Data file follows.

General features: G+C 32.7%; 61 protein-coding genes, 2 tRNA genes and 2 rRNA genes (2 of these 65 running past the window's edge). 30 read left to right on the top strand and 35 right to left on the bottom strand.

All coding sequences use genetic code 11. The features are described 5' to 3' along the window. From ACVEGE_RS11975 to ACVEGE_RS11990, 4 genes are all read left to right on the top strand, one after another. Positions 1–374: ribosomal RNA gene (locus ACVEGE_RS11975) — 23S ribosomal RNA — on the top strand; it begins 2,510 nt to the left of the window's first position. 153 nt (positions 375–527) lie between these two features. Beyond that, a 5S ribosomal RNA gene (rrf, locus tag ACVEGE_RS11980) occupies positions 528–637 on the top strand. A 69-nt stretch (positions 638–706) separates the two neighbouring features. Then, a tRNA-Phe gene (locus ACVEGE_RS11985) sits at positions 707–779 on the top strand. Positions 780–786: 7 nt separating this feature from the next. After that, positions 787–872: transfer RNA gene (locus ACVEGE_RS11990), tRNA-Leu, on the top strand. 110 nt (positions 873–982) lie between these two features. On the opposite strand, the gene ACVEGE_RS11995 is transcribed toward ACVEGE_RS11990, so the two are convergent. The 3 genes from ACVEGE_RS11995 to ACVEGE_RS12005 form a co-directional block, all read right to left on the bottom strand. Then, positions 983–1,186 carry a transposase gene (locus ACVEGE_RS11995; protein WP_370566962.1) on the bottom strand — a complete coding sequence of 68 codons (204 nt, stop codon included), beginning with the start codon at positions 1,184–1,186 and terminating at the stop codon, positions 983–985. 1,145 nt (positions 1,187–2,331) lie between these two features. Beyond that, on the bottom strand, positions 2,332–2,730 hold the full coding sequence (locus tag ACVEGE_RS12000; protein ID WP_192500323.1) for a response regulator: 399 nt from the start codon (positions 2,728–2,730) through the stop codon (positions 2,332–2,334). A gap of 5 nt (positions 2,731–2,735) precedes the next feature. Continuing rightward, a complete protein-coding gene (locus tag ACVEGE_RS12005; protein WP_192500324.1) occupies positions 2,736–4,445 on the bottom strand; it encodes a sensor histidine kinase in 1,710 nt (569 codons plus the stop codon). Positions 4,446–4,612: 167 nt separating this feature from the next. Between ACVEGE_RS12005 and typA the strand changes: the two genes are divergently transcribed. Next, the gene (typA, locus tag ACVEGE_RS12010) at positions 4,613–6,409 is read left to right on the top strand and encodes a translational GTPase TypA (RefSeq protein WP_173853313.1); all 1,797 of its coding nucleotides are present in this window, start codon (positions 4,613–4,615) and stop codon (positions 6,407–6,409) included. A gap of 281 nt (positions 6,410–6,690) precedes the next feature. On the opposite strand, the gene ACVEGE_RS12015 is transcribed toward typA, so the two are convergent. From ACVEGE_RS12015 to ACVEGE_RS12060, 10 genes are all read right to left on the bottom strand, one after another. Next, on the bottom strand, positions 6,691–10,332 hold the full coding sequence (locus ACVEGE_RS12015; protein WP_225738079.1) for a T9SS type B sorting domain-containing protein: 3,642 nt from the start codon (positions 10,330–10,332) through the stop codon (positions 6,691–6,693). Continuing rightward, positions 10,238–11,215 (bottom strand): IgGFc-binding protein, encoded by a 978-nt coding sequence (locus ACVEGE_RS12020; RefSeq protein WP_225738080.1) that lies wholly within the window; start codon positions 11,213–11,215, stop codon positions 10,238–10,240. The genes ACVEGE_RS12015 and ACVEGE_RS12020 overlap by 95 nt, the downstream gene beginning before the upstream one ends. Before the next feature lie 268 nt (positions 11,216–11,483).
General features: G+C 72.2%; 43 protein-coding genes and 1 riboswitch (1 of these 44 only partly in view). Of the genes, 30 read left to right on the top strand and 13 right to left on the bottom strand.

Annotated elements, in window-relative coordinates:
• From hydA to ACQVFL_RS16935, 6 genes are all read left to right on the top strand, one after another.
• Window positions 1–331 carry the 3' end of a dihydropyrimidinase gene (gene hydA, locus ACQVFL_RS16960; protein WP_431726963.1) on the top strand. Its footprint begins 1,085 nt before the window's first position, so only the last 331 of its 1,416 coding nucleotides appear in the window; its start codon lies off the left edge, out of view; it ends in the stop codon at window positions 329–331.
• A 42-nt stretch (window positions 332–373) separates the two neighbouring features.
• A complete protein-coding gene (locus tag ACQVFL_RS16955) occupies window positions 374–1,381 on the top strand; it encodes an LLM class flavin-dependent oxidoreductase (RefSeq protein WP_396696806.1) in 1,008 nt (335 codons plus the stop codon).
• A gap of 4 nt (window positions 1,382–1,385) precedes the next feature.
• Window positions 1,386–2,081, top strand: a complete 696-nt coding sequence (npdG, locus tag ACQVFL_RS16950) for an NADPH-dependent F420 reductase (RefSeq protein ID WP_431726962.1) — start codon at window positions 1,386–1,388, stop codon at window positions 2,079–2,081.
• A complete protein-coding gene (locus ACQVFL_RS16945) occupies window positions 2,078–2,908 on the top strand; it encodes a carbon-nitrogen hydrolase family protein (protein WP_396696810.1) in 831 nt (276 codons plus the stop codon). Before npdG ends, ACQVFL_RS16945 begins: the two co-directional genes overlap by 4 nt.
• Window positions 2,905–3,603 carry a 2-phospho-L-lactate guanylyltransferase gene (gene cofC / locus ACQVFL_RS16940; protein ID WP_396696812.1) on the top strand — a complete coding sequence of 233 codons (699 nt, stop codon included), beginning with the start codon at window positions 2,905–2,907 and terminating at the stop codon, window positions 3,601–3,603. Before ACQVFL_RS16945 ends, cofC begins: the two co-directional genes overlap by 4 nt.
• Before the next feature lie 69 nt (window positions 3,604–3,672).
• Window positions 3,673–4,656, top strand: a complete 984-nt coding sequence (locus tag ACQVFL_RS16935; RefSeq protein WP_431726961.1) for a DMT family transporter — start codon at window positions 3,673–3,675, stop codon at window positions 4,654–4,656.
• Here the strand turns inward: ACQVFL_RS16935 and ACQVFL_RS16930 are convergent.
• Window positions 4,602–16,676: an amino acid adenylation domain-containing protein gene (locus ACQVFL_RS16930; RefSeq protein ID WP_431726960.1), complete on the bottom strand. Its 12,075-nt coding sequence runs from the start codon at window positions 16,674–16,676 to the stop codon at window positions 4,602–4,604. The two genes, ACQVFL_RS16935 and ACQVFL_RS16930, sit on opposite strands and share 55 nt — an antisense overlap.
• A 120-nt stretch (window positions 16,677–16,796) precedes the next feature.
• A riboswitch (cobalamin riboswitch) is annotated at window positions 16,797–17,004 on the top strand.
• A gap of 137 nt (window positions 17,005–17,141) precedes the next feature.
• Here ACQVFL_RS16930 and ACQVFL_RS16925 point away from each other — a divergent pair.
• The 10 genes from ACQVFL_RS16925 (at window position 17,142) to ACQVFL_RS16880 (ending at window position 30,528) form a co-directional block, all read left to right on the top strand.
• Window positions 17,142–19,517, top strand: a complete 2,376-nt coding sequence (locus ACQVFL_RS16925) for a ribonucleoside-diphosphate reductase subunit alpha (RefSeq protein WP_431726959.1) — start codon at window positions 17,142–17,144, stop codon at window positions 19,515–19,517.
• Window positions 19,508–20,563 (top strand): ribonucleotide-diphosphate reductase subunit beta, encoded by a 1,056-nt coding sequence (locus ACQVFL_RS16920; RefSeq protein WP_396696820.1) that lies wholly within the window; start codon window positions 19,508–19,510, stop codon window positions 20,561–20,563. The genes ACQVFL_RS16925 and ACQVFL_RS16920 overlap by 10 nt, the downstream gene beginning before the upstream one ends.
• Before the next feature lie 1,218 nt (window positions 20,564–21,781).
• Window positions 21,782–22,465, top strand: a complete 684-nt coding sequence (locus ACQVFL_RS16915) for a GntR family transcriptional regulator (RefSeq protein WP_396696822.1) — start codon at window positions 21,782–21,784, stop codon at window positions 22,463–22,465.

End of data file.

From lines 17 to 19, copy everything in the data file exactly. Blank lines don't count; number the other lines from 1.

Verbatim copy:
• A 120-nt stretch (window positions 16,677–16,796) precedes the next feature.
• A riboswitch (cobalamin riboswitch) is annotated at window positions 16,797–17,004 on the top strand.
• A gap of 137 nt (window positions 17,005–17,141) precedes the next feature.